Phytoremediation of contaminated soils containing gasoline using Ludwigia octovalvis (Jacq.) in greenhouse pots

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Abstract

Greenhouse experiments were carried out to determine the phytotoxic effects on the plant Ludwigia octovalvis in order to assess its applicability for phytoremediation gasoline-contaminated soils. Using plants to degrade hydrocarbons is a challenging task. In this study, different spiked concentrations of hydrocarbons in soil (1, 2, and 3 g/kg) were tested. The results showed that the mean efficiency of total petroleum hydrocarbon (TPH) removal over a 72-day culture period was rather high. The maximum removal of 79.8 % occurred for the 2 g/kg concentration, while the removal rate by the corresponding unplanted controls was only (48.6 %). The impact of gasoline on plants included visual symptoms of stress, yellowing, growth reduction, and perturbations in the developmental parameters. The dry weight and wet weight of the plant slightly increased upon exposure to gasoline until day 42. Scanning electron microscopy (SEM) indicated change to the root and stem structure in plant tissue due to the direct attachment with gasoline contaminated compared to the control sample. The population of living microorganisms in the contaminated soil was found to be able to adapt to different gasoline concentrations. The results showed that L. octovalvis and rhizobacteria in gasoline-contaminated soil have the potential to degrade organic pollutants.

Original languageEnglish
Pages (from-to)11998-12008
Number of pages11
JournalEnvironmental Science and Pollution Research
Volume24
Issue number13
DOIs
Publication statusPublished - 1 May 2017

Fingerprint

Onagraceae
Gasoline
Environmental Biodegradation
Greenhouses
phytoremediation
Soil
Soils
Hydrocarbons
hydrocarbon
Plant Structures
Weights and Measures
petroleum hydrocarbon
rhizobacterium
Organic pollutants
organic pollutant
Petroleum
Microorganisms
Electron Scanning Microscopy
microorganism
scanning electron microscopy

Keywords

  • Gasoline-contaminated soil
  • Ludwigia octovalvis
  • Phytoremediation
  • SEM
  • TPH

ASJC Scopus subject areas

  • Environmental Chemistry
  • Pollution
  • Health, Toxicology and Mutagenesis

Cite this

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title = "Phytoremediation of contaminated soils containing gasoline using Ludwigia octovalvis (Jacq.) in greenhouse pots",
abstract = "Greenhouse experiments were carried out to determine the phytotoxic effects on the plant Ludwigia octovalvis in order to assess its applicability for phytoremediation gasoline-contaminated soils. Using plants to degrade hydrocarbons is a challenging task. In this study, different spiked concentrations of hydrocarbons in soil (1, 2, and 3 g/kg) were tested. The results showed that the mean efficiency of total petroleum hydrocarbon (TPH) removal over a 72-day culture period was rather high. The maximum removal of 79.8 {\%} occurred for the 2 g/kg concentration, while the removal rate by the corresponding unplanted controls was only (48.6 {\%}). The impact of gasoline on plants included visual symptoms of stress, yellowing, growth reduction, and perturbations in the developmental parameters. The dry weight and wet weight of the plant slightly increased upon exposure to gasoline until day 42. Scanning electron microscopy (SEM) indicated change to the root and stem structure in plant tissue due to the direct attachment with gasoline contaminated compared to the control sample. The population of living microorganisms in the contaminated soil was found to be able to adapt to different gasoline concentrations. The results showed that L. octovalvis and rhizobacteria in gasoline-contaminated soil have the potential to degrade organic pollutants.",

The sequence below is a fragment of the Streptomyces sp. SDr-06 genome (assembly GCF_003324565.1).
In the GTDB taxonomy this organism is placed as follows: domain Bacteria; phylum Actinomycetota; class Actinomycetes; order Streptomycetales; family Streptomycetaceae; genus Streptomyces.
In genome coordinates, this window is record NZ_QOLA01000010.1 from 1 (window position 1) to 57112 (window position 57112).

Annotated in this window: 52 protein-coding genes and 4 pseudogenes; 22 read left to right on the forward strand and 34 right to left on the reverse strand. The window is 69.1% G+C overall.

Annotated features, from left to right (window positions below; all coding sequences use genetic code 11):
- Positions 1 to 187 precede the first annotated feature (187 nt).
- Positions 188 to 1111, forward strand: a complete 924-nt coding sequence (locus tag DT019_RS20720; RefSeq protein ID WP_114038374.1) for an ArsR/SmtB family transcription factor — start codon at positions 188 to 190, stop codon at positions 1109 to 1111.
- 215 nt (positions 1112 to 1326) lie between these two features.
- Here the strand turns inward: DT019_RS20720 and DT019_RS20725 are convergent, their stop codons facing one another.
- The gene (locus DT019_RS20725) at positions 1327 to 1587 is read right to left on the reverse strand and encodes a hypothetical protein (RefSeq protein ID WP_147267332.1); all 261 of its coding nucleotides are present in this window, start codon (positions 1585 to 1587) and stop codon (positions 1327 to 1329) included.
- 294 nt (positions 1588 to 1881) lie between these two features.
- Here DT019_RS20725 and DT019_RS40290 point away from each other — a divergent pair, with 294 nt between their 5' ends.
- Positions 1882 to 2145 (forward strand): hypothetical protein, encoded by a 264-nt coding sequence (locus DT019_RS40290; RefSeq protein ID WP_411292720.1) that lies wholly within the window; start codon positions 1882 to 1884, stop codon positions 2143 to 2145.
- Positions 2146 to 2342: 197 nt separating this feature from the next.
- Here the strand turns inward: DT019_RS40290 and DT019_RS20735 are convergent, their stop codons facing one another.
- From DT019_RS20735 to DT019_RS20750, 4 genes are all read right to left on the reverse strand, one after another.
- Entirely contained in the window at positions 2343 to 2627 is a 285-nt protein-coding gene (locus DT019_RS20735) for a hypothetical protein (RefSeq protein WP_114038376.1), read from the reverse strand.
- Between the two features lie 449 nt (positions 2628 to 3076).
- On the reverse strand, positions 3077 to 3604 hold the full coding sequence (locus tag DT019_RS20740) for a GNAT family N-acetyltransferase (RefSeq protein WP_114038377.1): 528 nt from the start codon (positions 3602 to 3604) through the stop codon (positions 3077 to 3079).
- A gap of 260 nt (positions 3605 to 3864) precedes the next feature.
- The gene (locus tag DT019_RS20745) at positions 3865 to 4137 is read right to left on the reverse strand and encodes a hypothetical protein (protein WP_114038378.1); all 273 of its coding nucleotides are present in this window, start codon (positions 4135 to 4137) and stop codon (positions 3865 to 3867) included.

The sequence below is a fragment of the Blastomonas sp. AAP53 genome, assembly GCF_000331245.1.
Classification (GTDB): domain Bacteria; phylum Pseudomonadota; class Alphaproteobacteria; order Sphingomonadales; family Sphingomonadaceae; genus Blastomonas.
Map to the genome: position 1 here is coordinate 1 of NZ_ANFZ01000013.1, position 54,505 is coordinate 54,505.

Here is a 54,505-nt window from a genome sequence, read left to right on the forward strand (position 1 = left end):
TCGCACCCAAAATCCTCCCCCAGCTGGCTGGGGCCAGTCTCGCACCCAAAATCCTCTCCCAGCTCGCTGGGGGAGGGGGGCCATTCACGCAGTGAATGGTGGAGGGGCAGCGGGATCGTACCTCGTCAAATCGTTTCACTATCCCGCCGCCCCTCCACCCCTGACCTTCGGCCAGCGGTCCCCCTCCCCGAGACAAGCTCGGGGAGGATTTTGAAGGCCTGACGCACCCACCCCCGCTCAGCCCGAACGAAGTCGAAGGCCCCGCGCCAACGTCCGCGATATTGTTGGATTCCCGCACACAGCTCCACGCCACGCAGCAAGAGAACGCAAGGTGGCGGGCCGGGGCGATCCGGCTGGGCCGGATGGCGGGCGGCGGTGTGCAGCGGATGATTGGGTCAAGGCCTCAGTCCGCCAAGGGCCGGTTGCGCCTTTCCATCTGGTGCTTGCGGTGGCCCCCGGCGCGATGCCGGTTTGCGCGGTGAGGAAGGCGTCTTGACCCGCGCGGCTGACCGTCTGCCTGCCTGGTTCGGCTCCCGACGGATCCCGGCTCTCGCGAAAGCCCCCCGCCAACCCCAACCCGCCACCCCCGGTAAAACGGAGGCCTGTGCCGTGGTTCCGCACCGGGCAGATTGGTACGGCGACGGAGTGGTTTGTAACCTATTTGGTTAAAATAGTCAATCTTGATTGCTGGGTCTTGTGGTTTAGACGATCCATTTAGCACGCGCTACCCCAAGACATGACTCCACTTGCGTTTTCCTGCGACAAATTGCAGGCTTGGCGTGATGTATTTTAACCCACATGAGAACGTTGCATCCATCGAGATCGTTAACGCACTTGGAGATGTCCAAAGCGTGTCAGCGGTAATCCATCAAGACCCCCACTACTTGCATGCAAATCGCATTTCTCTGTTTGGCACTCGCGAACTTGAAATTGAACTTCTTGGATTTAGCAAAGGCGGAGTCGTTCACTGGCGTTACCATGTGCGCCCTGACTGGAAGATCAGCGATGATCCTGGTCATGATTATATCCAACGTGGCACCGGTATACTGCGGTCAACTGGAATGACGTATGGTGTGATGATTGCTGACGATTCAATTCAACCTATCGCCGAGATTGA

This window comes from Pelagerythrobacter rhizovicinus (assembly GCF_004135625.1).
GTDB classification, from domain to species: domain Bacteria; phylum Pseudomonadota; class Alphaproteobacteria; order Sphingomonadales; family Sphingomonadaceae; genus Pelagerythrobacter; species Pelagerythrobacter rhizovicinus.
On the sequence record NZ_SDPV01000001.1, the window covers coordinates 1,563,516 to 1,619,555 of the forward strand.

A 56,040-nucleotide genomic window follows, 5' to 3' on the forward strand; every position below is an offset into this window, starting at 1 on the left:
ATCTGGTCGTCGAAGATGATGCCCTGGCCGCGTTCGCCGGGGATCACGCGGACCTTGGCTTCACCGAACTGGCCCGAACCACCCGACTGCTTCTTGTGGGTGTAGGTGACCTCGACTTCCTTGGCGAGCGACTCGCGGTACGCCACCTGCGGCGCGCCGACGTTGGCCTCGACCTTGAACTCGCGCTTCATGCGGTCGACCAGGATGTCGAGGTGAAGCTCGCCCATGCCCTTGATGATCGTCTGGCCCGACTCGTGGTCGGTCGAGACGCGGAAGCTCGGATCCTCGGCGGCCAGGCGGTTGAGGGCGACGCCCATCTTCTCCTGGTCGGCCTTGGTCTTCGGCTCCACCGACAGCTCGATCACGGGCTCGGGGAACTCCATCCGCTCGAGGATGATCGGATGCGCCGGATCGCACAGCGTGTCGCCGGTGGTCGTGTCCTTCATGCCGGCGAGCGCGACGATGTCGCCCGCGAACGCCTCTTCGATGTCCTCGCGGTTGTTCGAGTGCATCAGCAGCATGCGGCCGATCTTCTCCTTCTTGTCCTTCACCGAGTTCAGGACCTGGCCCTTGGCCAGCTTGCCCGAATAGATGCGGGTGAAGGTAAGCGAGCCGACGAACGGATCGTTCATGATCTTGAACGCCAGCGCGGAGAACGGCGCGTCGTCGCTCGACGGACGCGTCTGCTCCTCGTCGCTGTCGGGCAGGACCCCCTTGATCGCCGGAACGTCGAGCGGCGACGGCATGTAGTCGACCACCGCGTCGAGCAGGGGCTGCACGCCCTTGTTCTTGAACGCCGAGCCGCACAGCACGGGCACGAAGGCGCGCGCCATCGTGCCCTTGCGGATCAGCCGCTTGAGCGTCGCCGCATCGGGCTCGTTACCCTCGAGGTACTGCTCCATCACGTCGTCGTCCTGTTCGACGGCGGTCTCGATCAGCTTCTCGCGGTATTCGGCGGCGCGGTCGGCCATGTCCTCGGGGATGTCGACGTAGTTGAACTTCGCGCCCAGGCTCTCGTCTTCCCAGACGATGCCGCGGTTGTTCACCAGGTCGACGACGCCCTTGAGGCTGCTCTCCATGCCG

keywords = "Gasoline-contaminated soil, Ludwigia octovalvis, Phytoremediation, SEM, TPH",
author = "Al-Mansoory, {Asia Fadhile} and Mushrifah Idris and Abdullah, {Siti Rozaimah Sheikh} and Nurina Anuar",
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language = "English",
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AU - Anuar, Nurina

PY - 2017/5/1

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N2 - Greenhouse experiments were carried out to determine the phytotoxic effects on the plant Ludwigia octovalvis in order to assess its applicability for phytoremediation gasoline-contaminated soils. Using plants to degrade hydrocarbons is a challenging task. In this study, different spiked concentrations of hydrocarbons in soil (1, 2, and 3 g/kg) were tested. The results showed that the mean efficiency of total petroleum hydrocarbon (TPH) removal over a 72-day culture period was rather high. The maximum removal of 79.8 % occurred for the 2 g/kg concentration, while the removal rate by the corresponding unplanted controls was only (48.6 %). The impact of gasoline on plants included visual symptoms of stress, yellowing, growth reduction, and perturbations in the developmental parameters. The dry weight and wet weight of the plant slightly increased upon exposure to gasoline until day 42. Scanning electron microscopy (SEM) indicated change to the root and stem structure in plant tissue due to the direct attachment with gasoline contaminated compared to the control sample. The population of living microorganisms in the contaminated soil was found to be able to adapt to different gasoline concentrations. The results showed that L. octovalvis and rhizobacteria in gasoline-contaminated soil have the potential to degrade organic pollutants.

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